March is Cerebral Palsy Awareness Month and Cerebral Palsy (CP) comes with extraordinary gifts and challenges. I was diagnosed with CP at birth due to a delayed delivery and lack of oxygen in the brain. CP affects my balance, speech, spasticity, and fine motor functions. I was born on November 13. My birth was a traumatic experience where my mom and I almost did not survive. Even as a newborn, I was able to fight for my life. 13 is traditionally an unlucky number. However, I converted 13 to my lucky number because it is the day I survived the impossible. Throughout my life, I turned negatives into positives.
Featured Guest on a Podcast: Don’t Let The Disability Fool You
In December, I had the opportunity to be a guest on a podcast by Domo Jones called “Don’t Let The Disability Fool You.” The purpose of her podcast is to have people with disabilities tell their stories. For many years, I did not talk about my CP because people usually overlook it or did not take the time to learn how it affects me. They only knew me as someone with a physical disability.
Click the link below to listen to the podcast episode!
I started to talk about my CP openly early last year. I talked to one of my best friends about job interviews; he said to talk about how I overcame challenges with CP. I had two years of discrimination applying to jobs because I can’t speak clearly. The two great things that my best friend said about my CP are that I should not be embarrassed with him and he is not afraid to ask me hard questions. He created a safe place for me to tell him specific details. During this pandemic, I learned that I have to share my story with my CP. I can help people become comfortable with interacting with people who have disabilities. Domo Jones reached out to me to do her podcast; I was finally ready to speak about my CP and had another good friend speak on my behalf.
Being a Child with Cerebral Palsy
My parents did everything they can to help me live life to its fullest. As a kid, I went to physical, occupational, and speech therapy weekly. My mom took me to the mall almost every weekend for exposure and wanted me to be a stylish person. I was in soccer, catholic Sunday school, Girl Scouts, and art. I used a walker during elementary school and a wheelchair all through college. I could walk, but this assistance kept me safe from others since I could not balance well.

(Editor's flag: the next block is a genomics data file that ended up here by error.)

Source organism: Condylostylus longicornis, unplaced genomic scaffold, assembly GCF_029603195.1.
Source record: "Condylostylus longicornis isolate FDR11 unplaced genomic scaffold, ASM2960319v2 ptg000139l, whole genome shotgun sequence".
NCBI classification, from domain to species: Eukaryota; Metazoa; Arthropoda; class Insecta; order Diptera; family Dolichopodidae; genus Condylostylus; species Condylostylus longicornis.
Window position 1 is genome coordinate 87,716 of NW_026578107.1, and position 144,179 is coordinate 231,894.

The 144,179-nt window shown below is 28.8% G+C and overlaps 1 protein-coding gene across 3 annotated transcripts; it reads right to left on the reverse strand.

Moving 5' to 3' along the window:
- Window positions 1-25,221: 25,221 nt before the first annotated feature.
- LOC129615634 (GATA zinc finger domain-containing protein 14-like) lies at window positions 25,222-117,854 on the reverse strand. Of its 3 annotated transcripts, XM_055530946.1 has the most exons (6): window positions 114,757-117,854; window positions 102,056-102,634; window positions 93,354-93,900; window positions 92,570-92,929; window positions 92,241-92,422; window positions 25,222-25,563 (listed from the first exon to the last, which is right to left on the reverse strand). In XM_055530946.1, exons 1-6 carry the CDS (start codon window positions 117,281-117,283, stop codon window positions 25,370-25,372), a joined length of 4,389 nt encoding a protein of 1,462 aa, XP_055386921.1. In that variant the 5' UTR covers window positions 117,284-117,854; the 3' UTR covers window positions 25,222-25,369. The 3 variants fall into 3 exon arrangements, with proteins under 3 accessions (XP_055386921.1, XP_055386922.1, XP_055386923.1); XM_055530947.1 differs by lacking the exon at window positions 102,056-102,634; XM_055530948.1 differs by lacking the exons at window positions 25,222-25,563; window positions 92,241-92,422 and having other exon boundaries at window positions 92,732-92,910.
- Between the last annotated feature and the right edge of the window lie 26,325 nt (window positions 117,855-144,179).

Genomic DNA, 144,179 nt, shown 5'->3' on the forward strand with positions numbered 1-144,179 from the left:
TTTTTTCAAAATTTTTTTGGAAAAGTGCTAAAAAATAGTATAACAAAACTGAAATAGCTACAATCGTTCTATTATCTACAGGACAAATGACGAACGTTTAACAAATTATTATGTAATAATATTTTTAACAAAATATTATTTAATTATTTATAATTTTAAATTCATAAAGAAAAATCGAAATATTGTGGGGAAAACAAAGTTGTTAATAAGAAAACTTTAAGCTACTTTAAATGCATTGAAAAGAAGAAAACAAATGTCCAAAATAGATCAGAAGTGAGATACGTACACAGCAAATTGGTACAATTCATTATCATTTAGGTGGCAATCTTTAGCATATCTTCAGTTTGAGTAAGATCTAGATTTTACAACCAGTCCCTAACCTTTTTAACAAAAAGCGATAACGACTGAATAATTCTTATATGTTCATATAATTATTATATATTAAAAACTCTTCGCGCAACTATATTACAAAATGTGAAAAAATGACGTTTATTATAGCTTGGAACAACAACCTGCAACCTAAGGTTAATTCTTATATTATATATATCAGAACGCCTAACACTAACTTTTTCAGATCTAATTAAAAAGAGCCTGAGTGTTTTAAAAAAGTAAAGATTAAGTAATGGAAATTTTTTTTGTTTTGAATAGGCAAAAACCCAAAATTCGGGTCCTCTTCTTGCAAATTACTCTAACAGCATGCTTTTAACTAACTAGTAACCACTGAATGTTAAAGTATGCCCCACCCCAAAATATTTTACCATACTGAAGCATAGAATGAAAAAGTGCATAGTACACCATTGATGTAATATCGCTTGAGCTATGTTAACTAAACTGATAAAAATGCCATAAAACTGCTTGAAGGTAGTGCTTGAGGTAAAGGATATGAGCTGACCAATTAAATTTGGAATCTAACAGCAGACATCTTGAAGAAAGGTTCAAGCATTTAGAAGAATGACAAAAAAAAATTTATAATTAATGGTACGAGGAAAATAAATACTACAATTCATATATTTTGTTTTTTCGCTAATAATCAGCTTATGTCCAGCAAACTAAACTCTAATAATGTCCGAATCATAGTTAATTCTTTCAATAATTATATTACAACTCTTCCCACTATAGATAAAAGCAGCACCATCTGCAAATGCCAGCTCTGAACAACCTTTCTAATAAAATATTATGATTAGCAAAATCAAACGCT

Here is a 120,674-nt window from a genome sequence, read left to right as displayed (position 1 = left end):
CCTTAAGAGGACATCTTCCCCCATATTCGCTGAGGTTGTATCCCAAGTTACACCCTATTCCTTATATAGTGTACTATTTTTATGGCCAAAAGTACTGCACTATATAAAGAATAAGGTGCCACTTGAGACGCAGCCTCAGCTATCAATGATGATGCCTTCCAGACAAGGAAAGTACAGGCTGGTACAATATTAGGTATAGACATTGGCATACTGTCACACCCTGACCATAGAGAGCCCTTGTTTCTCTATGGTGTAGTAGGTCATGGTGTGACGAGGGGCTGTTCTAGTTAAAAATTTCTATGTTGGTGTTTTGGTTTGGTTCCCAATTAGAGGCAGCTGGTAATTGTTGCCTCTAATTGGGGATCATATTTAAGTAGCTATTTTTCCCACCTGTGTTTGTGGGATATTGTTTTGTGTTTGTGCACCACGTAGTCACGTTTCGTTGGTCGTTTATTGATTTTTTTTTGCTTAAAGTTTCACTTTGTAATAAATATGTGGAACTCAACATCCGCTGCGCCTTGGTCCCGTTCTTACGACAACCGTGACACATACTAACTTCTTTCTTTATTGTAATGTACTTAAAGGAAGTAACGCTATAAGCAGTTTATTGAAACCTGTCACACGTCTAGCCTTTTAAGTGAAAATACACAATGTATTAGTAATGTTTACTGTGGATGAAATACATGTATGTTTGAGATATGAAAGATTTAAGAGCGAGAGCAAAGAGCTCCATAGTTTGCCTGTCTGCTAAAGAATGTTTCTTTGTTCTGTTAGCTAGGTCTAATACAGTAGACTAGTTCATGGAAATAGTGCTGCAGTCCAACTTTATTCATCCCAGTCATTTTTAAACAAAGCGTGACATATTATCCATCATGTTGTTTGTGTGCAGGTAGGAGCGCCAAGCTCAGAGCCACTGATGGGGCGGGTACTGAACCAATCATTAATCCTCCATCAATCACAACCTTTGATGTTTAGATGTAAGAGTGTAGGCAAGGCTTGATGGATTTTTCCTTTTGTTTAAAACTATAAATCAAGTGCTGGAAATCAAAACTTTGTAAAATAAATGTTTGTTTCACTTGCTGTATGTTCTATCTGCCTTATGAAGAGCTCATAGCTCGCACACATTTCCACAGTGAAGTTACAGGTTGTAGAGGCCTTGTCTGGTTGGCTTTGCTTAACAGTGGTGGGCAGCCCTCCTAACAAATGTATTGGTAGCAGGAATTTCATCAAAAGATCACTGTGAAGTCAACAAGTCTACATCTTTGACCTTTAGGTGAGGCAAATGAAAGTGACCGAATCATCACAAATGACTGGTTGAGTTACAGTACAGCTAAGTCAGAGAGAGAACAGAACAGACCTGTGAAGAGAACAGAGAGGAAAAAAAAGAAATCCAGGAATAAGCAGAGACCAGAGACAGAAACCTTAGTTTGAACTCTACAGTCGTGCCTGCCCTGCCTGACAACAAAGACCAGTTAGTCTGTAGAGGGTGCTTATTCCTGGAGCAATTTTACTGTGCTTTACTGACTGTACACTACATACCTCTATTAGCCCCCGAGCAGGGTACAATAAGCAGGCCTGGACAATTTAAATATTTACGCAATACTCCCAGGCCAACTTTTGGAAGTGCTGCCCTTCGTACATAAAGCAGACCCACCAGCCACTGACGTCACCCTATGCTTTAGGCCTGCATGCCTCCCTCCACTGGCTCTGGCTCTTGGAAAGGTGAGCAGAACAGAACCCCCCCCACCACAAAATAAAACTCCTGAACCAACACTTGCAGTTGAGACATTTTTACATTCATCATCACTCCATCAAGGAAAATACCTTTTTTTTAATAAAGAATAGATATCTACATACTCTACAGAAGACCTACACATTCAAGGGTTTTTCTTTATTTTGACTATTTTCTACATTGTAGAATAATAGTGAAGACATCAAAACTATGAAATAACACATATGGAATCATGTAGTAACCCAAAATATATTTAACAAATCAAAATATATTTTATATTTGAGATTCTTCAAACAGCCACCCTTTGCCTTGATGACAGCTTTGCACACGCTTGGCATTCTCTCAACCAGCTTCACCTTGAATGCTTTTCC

I struggled academically as a kid because studying takes concentration and hours. I didn’t have that kind of energy and with my spasticity, I always have to control my muscles. Managing my spasticity made me too exhausted to focus on academics. In high school, I started to do modified CrossFit in my PE classes and it strengthened that lead to doing better academically. Strength training builds muscle to control my spasticity. I also got a peer tutor who could understand my speech, so I could verbally tell her my answers, and she could write them down. She wrote notes for each class. It saved me so much energy and I could absorb the information better. My tutor was an amazing motivator; she was smart, outgoing, likes to help others, and has a great personality. She inspired me to have my lifestyle and we are still good friends 9 years later.
My Journey to Success
My time to blossom was in college. I completed it in 4 years instead of 5 years, including the 30 extra units for taking the CPA exams. I had that goal because educators held me behind in classes and deemed me to be unintelligent. I had to prove to myself that I can get good grades, was a leader, and be respected as a person. That is what I did because I was tired of people depicting me as the stereotype of people with disabilities. I was in student government to show people with disabilities can be leaders and represent others.
Right now, I’m working as an accounting associate and social media marketer. I help organizations that empower women and people with disabilities. I am studying for my CPA exams and writing blog posts. I exercise 3-5 times a week. Everyone who has impacted my life has helped me get to where I am now. It took a village to have me become successful. That’s why I’m caring and helpful because I want to give others what I received.